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Speeches Underscore "Great Dividing Line"

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It was a debate separated by an hour in time, ten blocks on the map, an election, and profound ideological differences.

America heard President Obama this morning from the National Archives and former Vice President Dick Cheney, a half mile away at the offices of the American Enterprise Institute.

They laid out the stark differences in their approaches to the interrogations of terrorists and the treatment and trial of detainees at Guantanamo Bay.

They both renewed their commitments to keeping America safe, but made it clear they thought the other's strategy would have the opposite effect.

It's hard to imagine a more elevated setting for the President's remarks. He spoke from the Mt. Olympus of American democracy - the great rotunda of the National Archives - surrounded on three sides by the Declaration of Independence, the Constitution and the Bill of Rights (though documents in the display cases today were facsimiles, to protect the originals from the harsh TV lights).

He was bluntly critical of his predecessor's policies calling them "a series of hasty decisions...based upon fear rather than foresight."

In an ordinary conference room at AEI, the conservative think tank, Cheney said made no apologies for what he called "the comprehensive strategy" he said the Bush Administration developed "to make certain our nation never again faced such a day of horror."

To Obama, that strategy included breaches of America's core values in the methods of surveillance, interrogation and detention of terror suspects.

To Cheney, the policies reflected powers derived from Article II of the Constitution and from the Joint Resolution of Congress authorizing the use of "all necessary and appropriate force" to protect the American people.

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Cheney admitted the dispute represented "the great dividing line in our current debate over national security." And it was evident their minds would not be changed by the arguments of the other. Especially on the use of interrogation techniques that Mr. Obama called harsh and Cheney called tough.

"I know some have argued that brutal methods like water-boarding were necessary to keep us safe," said the president. "I could not disagree more."

"They were legal, essential, justified, successful, and the right thing to do," said Cheney of the interrogation methods.

Cheney again called for the release of still-secret CIA memos that he says will show that the interrogation techniques "prevented the violent death of thousands, perhaps hundreds of thousands of people." While admitting to the use of water-boarding, he said "torture was never permitted."Every method used was in full compliance with the Constitution, with our statutes, and treaty obligations," said Cheney.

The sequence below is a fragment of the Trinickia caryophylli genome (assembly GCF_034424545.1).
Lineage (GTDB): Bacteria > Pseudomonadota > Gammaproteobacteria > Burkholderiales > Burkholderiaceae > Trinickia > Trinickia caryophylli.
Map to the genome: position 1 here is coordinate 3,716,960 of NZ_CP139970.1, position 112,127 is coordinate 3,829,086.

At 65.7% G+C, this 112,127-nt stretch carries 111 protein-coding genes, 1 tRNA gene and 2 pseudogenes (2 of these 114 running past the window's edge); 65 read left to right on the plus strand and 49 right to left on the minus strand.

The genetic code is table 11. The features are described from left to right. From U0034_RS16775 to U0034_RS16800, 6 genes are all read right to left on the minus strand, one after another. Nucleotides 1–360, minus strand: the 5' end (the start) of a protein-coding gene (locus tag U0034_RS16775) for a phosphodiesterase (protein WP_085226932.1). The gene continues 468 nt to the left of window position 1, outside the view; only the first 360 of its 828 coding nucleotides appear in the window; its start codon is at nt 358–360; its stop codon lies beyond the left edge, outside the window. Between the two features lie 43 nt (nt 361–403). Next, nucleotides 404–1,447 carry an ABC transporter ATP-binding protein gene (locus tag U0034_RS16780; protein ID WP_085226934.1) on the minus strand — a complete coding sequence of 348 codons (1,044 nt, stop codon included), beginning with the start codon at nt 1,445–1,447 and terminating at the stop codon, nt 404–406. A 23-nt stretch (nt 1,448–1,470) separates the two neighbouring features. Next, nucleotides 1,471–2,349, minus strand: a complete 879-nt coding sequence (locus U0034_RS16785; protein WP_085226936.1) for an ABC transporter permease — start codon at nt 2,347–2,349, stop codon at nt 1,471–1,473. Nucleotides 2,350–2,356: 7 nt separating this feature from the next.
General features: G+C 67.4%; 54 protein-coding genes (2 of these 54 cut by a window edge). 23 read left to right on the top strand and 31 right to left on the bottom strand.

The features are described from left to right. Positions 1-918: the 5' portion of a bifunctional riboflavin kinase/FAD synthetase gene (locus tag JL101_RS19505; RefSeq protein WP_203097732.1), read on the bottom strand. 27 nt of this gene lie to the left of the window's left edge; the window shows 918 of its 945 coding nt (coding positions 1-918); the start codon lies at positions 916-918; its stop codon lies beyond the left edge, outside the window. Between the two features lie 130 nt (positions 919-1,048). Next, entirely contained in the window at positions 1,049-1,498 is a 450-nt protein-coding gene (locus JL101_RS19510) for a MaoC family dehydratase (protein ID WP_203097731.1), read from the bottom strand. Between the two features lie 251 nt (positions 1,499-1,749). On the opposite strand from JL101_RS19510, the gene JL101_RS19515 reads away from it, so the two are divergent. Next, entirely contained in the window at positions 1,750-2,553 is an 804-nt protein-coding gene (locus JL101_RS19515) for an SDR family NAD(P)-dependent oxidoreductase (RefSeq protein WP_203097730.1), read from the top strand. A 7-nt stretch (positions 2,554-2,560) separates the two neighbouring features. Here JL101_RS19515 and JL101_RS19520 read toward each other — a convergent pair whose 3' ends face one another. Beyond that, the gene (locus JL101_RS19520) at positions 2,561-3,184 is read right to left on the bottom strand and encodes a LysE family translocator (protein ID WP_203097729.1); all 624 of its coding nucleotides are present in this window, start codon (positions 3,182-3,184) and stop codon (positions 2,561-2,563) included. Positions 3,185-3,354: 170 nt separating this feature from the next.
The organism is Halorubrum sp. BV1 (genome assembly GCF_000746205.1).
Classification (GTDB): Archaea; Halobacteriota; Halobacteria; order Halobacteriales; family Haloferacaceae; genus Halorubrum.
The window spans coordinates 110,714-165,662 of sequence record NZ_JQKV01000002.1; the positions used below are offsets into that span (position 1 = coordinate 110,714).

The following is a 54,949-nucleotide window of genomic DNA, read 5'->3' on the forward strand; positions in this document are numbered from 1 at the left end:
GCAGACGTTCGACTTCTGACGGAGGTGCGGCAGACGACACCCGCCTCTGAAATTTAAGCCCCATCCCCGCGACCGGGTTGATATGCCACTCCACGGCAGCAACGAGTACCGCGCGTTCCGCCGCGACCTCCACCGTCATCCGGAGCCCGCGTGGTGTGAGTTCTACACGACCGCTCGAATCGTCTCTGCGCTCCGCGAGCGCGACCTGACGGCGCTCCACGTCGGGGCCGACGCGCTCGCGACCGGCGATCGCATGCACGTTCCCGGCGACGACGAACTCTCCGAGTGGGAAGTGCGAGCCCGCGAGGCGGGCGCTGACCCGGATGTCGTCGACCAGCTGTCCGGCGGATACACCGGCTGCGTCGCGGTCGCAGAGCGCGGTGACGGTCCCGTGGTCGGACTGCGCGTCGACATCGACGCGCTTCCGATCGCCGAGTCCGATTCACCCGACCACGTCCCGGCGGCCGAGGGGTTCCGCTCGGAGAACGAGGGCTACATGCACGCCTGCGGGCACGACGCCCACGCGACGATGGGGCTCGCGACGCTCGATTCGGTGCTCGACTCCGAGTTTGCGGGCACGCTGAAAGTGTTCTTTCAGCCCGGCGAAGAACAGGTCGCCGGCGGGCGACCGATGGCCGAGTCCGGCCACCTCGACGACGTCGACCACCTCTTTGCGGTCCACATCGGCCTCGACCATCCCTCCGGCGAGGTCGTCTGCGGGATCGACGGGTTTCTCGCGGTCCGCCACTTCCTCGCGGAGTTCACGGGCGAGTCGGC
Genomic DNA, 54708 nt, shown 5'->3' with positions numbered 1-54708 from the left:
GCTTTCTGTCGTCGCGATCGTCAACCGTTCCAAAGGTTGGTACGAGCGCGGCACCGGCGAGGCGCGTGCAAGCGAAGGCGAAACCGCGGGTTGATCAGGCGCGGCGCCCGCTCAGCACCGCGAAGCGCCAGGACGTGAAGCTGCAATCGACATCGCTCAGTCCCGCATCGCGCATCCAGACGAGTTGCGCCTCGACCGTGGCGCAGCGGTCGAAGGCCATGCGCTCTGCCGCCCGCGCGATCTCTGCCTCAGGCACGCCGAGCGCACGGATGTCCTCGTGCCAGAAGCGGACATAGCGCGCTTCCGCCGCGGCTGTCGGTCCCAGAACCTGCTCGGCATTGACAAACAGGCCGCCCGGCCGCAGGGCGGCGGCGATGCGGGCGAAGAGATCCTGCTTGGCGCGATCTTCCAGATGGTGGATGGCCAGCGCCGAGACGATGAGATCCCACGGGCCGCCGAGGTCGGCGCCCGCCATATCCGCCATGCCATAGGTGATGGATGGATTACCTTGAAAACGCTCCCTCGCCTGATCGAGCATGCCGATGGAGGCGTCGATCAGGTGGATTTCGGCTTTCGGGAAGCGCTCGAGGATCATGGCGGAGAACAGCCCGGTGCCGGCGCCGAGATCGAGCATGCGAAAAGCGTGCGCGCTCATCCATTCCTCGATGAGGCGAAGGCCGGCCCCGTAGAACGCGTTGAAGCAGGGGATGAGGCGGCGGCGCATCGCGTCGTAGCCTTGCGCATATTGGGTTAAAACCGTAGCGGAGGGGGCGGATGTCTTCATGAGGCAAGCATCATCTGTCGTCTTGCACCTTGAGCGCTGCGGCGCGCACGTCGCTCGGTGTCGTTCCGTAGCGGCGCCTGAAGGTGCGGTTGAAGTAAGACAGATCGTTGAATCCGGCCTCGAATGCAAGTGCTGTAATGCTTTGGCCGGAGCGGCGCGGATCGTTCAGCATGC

But an hour before Cheney spoke those words, President Obama made it clear he doesn't buy them.

"As Commander-in-Chief, I see the intelligence, I bear responsibility for keeping this country safe, and I reject the assertion that these are the most effective means of interrogation."

He said those methods undermine the rule of law, alienate the world, serve as a recruitment tool for terrorists, and increase the will of our enemies to fight us.

There were similar clashes on the use of Guantanamo Bay as a detention facility and the methods for putting the captives on trial.

"Guantanamo became a symbol that helped al Qaeda recruit terrorists to its cause," said President Obama. "Indeed, the existence of Guantanamo likely created more terrorists around the world than it ever detained."

But Cheney countered that it may be easy to receive applause in Europe for closing Guantanamo, "but it's tricky to come up with an alternative that will serve the interests of justice and America's national security."

And the former republican vice president even sided with those democrats who voted to block the transfer of Gitmo detainees to prisons on U.S. soil.

America heard arguments today that fall into the category of irreconcilable. We heard the most articulate spokesmen for the different strategies.

The argument was settled at the polls last November 4. But don't think for a moment the debate has ended.


(CBS)
Mark Knoller is a CBS News White House correspondent. You can read more of his posts in Hotsheet here. You can also follow him on Twitter here: http://twitter.com/markknoller.
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    Mark Knoller is a CBS News White House correspondent.